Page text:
WAVERLY, Tenn. (WKRN) — Waverly students headed back to class Wednesday, walking into buildings they didn’t originally plan to learn in.

Almost one year ago, flood waters rushed into Waverly, killing 20 people and destroying Waverly Elementary and Waverly Junior High.

“Some of our teachers, they lost their classrooms and their homes,” Richard Rye, Director of Humphreys County Schools said. “We’re such a small community, everybody is affected. Everybody knows somebody. If they weren’t directly affected, they know somebody, their friends that were or their families.”

Humphreys County Schools will rebuild the two destroyed schools. Leaders hoped to move into a temporary school, located in the old Acme boot factory by August 2022, and stay there until the two new school buildings are complete. However, because of supply chain issues and labor shortages, the temporary school won’t open until December.

“It would be nice to say that we could snap our fingers and be back to a better situation, but this is going to take time,” Rye said. “That’s the main thing, community and parents, be patient. We’re working hard to try to get into that temporary school and then looking at building the new schools.”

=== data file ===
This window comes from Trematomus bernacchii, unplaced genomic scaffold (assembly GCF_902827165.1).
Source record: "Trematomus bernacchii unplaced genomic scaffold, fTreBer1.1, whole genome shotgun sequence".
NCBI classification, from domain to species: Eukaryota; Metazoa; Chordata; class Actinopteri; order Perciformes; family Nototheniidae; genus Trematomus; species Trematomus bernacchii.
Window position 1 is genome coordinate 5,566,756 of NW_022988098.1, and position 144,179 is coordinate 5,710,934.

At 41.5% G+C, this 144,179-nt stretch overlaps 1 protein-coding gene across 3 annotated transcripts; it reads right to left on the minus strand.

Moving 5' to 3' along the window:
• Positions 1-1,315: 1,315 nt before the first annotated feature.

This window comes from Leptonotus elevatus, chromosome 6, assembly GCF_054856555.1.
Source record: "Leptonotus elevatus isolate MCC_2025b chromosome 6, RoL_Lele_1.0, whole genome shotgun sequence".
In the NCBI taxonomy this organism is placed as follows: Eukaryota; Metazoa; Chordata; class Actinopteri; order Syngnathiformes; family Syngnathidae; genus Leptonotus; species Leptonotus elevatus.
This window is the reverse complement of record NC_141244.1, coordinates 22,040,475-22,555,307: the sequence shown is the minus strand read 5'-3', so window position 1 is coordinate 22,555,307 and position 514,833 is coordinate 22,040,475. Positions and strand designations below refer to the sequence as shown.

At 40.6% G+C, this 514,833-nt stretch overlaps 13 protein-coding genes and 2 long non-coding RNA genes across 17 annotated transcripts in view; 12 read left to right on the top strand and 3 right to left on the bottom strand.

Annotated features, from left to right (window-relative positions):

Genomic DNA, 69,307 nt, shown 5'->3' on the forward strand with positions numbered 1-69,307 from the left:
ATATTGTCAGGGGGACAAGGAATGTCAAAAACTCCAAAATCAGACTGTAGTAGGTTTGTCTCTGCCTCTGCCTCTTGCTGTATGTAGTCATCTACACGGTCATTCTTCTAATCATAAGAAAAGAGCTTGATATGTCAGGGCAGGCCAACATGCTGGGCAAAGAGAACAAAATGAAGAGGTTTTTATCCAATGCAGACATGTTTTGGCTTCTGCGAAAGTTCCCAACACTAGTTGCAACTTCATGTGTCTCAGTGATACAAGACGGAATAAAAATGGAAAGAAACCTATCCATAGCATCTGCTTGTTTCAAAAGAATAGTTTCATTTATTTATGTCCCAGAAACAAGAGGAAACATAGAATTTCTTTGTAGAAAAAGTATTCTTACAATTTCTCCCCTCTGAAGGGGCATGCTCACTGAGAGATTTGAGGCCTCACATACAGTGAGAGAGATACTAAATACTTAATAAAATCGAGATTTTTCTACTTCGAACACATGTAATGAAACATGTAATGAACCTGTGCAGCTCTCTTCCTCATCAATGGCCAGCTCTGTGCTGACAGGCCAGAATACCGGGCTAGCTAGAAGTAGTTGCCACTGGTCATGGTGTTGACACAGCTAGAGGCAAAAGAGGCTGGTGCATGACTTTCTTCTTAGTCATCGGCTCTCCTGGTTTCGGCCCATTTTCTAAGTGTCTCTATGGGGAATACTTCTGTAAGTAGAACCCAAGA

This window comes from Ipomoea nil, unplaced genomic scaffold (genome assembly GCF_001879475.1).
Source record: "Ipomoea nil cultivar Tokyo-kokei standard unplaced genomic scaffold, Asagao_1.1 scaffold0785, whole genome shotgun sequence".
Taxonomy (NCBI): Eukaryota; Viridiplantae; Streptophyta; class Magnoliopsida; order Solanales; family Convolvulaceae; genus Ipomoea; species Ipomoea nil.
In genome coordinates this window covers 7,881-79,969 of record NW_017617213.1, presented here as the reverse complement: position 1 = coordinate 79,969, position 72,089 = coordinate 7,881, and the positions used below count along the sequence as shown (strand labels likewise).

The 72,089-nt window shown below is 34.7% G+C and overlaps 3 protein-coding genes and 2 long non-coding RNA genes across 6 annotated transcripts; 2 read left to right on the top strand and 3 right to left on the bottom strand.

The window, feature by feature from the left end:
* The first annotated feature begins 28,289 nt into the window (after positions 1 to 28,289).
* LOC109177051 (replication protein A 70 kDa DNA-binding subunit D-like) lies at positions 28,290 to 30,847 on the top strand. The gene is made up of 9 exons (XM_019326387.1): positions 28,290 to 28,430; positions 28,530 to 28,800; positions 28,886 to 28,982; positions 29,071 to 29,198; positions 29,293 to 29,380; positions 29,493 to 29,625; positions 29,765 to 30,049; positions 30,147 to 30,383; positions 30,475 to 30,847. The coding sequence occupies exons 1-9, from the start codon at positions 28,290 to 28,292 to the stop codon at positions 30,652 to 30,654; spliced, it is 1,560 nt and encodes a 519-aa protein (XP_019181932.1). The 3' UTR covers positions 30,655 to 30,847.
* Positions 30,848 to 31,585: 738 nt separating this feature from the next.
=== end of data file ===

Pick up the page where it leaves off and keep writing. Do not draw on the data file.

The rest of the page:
In the meantime, some Waverly students are scattered in different buildings throughout the county. Pre-k, kindergarten, and first grade students will be located at McEwen Elementary, and second graders will learn in McEwen High School’s auditorium. Third graders will report to Nashville State Community College’s Humphreys County campus for school.

Despite all the challenges students and staff have faced, test scores are back up to levels they were prior to COVID-19.

“It’s not the physical environment that helps the kids, it’s the teachers in that room,” Bryant Brink, Principal of Waverly Elementary said. “I hope this county and the community of Waverly sticks it out with us instead of transferring their students out. We would love to have their kids, because I believe we can give them the best education.”

Rye told News 2 the Federal Emergency Management Agency (FEMA) will cover 95 percent of the recovery costs for the district.

He said obtaining the funds was a long, complicated process, which is why he has reached out to the superintendent in the flooded parts of Eastern Kentucky to help the district recover if needed.